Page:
Musical Discoveries: How would you describe the evolution of your music since the the amicable split of Sixpence None The Richer?
Leigh Nash: I would say that since I've become a mother I've been a better writer than I ever was before. So when I wrote those songs I was very inspired by my son, by our life. That was a huge change and becoming a mother has made me stronger in a musical sense.
Did you know from early on that you always wanted to be a musical artist?
Yes, I grew up in Texas and I grew up with country music so that inspired me to want to be a musical artist, so that's what I became.
Were there other career aspirations you had while growing up?
None at all. At one point I wanted to be a fighter pilot but I was really, really young and that was the only other thing I ever wanted to do. And that didn't work out at all. I actually have a very acute fear of flying so that would not have worked out.
How did it feel to be part of a very popular band at such a young age?
It felt really good and I'm proud that we had been together for as long as we were. I liked having those guys around me so much and we were very close. I wouldn't change that for anything in the world.
How did this effect your overall growth through the teenage years?
I think that just being out of the house at a very young age and getting out of the town that I grew up in really did a lot for me and seeing the world and meeting lots of different people all the time changes you. I think you become little bits and pieces of everybody and you get a lot of influences, good and bad.
Were there any unique things you remember about touring back then?
Oh, lots of things. I remember we started out in a van and a car and then we ended up in a converted van that had a little bed in it. And, we moved up to being in a bus, and that was certainly a lot better. So there were fourteen years worth of memories, so I carry them with me everywhere.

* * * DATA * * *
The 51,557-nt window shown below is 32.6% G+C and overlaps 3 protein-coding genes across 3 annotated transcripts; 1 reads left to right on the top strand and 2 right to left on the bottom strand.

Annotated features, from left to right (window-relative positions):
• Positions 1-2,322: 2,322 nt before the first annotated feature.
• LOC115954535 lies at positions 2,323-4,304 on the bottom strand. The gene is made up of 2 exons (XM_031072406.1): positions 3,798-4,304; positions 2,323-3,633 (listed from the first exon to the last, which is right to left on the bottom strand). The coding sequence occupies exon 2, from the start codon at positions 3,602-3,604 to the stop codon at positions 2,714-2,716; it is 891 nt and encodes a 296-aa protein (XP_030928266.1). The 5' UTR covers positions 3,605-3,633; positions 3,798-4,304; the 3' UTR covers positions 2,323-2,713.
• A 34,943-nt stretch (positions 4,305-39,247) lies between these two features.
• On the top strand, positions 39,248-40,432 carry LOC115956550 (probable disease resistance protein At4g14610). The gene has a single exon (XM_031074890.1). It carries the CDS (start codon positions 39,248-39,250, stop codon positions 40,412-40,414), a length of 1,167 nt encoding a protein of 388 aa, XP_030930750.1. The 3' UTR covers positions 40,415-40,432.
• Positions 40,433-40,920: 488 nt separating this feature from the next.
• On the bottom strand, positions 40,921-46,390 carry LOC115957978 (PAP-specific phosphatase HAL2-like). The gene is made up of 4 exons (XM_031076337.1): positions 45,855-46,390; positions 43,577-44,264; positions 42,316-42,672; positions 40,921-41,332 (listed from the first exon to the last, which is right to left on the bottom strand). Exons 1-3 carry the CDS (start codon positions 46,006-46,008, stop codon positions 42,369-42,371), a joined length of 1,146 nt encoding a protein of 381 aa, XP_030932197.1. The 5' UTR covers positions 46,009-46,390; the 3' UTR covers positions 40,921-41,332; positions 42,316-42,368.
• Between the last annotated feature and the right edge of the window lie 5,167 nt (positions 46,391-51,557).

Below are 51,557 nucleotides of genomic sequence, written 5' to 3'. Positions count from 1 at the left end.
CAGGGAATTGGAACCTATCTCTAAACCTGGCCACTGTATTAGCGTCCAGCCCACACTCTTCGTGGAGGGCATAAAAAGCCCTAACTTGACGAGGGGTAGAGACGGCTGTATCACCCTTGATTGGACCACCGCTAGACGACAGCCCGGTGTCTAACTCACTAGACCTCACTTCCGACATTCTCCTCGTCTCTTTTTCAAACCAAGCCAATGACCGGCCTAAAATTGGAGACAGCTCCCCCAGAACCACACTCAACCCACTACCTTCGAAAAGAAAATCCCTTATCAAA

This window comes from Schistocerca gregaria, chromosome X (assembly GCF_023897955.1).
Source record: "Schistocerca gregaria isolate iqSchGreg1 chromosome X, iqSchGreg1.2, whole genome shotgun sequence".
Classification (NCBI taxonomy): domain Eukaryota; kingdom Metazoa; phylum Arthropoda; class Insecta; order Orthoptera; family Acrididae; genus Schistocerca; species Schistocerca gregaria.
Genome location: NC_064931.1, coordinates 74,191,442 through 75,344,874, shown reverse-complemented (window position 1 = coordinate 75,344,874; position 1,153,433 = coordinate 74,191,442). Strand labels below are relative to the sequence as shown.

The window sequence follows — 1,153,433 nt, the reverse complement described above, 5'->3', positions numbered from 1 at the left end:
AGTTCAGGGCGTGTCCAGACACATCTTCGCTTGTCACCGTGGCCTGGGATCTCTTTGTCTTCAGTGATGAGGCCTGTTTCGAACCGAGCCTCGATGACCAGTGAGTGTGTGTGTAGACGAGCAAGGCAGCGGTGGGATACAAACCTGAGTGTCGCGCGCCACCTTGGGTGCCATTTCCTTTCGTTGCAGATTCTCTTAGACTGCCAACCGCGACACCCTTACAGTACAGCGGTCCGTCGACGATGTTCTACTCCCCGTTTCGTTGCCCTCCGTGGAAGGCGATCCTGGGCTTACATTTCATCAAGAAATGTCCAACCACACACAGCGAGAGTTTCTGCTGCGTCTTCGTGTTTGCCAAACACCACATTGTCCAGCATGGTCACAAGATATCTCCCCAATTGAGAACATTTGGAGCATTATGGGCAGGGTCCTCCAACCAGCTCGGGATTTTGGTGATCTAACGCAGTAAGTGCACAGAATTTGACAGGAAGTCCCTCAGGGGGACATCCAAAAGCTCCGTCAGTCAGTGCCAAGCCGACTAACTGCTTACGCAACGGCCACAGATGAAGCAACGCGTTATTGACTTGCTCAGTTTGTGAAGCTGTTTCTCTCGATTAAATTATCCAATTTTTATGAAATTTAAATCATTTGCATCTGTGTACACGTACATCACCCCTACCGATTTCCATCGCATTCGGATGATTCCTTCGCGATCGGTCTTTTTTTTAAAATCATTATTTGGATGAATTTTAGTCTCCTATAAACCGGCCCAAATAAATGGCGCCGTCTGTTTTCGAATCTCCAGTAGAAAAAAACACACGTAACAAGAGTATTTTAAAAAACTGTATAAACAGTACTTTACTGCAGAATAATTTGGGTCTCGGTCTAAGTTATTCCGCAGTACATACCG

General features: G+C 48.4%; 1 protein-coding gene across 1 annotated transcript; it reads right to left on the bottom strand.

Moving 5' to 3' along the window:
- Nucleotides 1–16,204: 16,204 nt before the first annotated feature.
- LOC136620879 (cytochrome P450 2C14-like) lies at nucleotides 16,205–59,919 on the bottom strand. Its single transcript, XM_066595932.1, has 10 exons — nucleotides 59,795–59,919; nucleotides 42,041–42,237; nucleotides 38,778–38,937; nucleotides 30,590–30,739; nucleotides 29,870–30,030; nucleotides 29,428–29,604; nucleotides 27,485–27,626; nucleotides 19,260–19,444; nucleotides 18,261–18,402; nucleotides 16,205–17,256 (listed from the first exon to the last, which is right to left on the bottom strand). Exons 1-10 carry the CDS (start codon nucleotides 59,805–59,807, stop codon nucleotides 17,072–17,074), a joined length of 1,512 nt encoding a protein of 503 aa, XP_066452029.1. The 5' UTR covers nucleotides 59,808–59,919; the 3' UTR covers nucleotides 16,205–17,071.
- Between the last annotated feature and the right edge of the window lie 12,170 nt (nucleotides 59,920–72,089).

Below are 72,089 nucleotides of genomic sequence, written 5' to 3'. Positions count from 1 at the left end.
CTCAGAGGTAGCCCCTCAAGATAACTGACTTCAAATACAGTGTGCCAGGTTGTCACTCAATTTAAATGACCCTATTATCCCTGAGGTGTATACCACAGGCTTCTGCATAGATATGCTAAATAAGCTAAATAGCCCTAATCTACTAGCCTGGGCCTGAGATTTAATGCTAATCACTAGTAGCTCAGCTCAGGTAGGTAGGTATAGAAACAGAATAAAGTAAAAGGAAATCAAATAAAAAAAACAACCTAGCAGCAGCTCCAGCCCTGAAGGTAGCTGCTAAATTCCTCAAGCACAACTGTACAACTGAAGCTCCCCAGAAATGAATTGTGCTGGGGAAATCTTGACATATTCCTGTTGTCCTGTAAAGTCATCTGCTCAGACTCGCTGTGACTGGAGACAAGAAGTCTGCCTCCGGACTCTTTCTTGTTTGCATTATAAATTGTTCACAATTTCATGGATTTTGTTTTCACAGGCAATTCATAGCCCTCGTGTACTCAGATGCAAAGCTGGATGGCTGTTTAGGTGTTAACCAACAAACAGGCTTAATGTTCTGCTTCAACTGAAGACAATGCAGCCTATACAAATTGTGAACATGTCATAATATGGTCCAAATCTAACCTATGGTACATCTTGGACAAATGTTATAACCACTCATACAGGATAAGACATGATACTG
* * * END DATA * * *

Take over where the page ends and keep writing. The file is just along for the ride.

What was it like to have a major mega hit song like "Kiss Me"? Was it difficult to find as strong a song to followup with?
Yeah, it was hard. But, we were together for about nine or ten years before that song was ever successful. So we were together for a really long time without any hit songs and we were definitely already a very strong band. But, it was hard and it was hard to think of what a followup would be to that. I think Matt could've turned out hit after hit after hit but that would've been where I would've considered a hit. That doesn't mean the whole world, but I think everything deserves to be successful on the radio.
How would you contrast the making of your solo record from those you did with Sixpence None The Richer?
I think with the solo record I just did that all by myself. I think that I wasn't ever a mother before and that made things a lot different for me. I feel like I'm more grown up and have a more independent spirit than I ever did before which is really healthy. It's very nice. It feels great about the future and I'm really happy right now.
What can you tell us about working with Delerium?
I love working with those guys. I like being in contact with them. They just send me tracks and I get to write lyrics and melodies and I just enjoy that so much. I just find it an inspiring contact.
In addition to your track "Innocente" with Delerium, have you multiple things with Delerium?
I've done a couple of records with them that I really enjoyed. And then we just put a new project together. It's not actually called Delerium, it's called Fauxliage. It's supposed to come out in September and it's just their guys and me, there's no other singers involved. It should be pretty good. I'm looking forward to it. It will be on Nettwerk. It will be an internet release.
Did you get involved with any of the video work with Delerium?
Yeah, I did one video for "Innocente" with those guys. And that was a really good video. We did it in Toronto and I was in a car for part of it and I wore a black dress. And the city of Toronto is so beautiful. I'm glad the way the video turned out.
You've had at least one song get into the movies. Have you had any others get into the movies or soundtracks?
Yes, we've had a lot of Sixpence songs that have had some kind of placement. It was really nice. I've had a lot of stuff on countless television shows and commercials as well.
I don't think any of my new material has been played, but hopefully we'll have some luck there, too.